Bigger isn’t always better in the social media sphere
10 August 2022
Micro-influencers are proving more influential than those with significantly larger followings, says Dr Yuri Seo.
Micro-influencers are sealing the deal on social media, selling everything from fashion to food, often with more success than those with a million plus followers, says University of Auckland associate professor of marketing Dr Yuri Seo.
Dr Seo, who shared a condensed version of his co-authored research paper David and Goliath: When and Why Micro-Influencers Are More Persuasive Than Mega-Influencers at the 2022 Business Research Translation Competition last month, says that contrary to what some companies think, micro-influencers are typically more persuasive than mega-influencers.
The marketing expert says micro-influencers, those with 10,000 to 100,000 followers, are more effective than mega-influencers at encouraging their followers to buy products if they are associated with fun, pleasure, and excitement, such as premium hotels, restaurants, perfumes, or high-end electronics.
So why are micro-influencers much more successful in this arena?
Seo and his fellow researchers found that people perceive micro-influencers as more intimate and authentic, and these positive perceptions can rub off on the products they promote.
“Consumer psychology has previously taught us that this rub-off effect usually occurs only when people think about fun and pleasurable things and that it doesn’t occur when people think about practical and serious (utilitarian) things such as basic kitchen appliances, motels, or financial services.”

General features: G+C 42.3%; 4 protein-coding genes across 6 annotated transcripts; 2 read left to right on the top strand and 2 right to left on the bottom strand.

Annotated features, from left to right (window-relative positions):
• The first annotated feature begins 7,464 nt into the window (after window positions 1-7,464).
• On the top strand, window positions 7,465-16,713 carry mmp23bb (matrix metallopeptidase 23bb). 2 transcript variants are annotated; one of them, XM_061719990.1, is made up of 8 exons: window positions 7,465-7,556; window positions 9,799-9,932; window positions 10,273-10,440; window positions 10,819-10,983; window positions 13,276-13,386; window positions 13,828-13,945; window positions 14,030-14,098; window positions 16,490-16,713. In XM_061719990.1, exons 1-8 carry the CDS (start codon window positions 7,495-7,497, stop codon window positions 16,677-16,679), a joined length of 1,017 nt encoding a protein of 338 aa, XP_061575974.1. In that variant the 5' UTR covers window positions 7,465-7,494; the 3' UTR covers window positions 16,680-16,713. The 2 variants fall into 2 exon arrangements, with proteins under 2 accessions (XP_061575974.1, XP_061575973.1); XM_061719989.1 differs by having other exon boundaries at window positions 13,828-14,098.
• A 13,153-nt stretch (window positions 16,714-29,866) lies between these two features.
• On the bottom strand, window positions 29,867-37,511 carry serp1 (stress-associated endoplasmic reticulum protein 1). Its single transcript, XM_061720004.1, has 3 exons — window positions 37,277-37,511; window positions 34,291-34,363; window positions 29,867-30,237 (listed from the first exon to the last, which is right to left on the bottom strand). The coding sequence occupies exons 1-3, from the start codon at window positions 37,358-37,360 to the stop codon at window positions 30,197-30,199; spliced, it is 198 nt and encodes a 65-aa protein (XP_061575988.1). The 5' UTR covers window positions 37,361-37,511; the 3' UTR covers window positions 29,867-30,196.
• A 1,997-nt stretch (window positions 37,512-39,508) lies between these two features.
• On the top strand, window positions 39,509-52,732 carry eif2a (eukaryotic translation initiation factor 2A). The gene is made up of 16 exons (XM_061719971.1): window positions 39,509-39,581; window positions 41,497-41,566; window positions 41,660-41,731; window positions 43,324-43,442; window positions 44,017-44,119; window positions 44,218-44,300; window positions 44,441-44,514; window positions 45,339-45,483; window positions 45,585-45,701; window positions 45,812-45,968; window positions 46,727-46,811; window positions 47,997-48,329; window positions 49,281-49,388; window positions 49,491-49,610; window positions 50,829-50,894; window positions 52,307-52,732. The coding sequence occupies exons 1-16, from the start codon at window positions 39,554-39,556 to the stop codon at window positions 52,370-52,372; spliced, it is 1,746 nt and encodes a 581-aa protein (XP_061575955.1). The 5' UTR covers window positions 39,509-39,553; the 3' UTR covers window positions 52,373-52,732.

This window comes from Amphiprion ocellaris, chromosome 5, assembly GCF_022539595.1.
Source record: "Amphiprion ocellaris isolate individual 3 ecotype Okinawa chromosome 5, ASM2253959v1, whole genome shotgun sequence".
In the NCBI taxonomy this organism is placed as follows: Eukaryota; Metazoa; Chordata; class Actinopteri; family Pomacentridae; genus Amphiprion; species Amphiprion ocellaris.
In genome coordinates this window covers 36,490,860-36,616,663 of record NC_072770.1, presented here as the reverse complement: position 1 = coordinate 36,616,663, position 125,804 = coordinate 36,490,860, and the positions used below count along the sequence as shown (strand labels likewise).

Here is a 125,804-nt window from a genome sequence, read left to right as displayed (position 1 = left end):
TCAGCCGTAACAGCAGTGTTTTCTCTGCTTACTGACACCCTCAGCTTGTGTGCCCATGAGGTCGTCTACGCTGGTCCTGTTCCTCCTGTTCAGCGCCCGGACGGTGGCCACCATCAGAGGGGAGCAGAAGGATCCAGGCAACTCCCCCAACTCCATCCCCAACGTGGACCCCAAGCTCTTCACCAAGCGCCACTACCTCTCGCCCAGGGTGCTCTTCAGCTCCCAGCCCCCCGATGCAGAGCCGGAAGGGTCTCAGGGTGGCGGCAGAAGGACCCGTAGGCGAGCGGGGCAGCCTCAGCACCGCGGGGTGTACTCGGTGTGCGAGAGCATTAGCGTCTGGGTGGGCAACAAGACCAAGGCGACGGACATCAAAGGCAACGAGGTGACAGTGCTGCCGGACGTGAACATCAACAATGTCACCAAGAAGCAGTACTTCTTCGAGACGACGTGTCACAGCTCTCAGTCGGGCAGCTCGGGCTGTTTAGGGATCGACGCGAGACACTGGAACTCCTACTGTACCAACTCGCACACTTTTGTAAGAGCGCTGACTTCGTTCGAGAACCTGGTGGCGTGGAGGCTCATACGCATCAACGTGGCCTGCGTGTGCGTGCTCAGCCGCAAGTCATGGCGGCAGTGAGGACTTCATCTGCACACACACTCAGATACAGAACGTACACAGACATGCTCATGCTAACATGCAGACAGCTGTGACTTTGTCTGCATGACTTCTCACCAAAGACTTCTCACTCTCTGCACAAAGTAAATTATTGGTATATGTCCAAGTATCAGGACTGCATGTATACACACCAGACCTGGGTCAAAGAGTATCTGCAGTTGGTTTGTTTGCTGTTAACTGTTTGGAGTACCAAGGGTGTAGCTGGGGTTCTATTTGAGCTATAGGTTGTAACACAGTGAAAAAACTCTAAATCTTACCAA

Despite this, Seo’s behavioural experiments, which included over 700 social media users, found that micro-influencers perform just as well as mega-influencers when promoting such utilitarian products and experiences.
“Big is not always good when it comes to social media influencer marketing. In fact, across all the tests we conducted, micro-influencers either completely outperformed mega-influencers or were at least as persuasive.”
As such, says Seo, businesses keen to market their offerings online via influencers must consider the type of product they’re trying to sell.
“If your product is one that generates experimentation, enthusiasm, satisfaction and pleasure, or is described in this way, businesses should consider working with a larger number of micro-influencers rather than a smaller number of mega-influencers.”
Meanwhile, Seo says that working with mega-influencers could still be the easiest option if a company is simply looking to grow marketplace awareness.
“However, if you want to grow sales, improve perceptions of your product, or build brand relationships – micro-influencers are more effective.”
Sophie Boladeras | Media adviser
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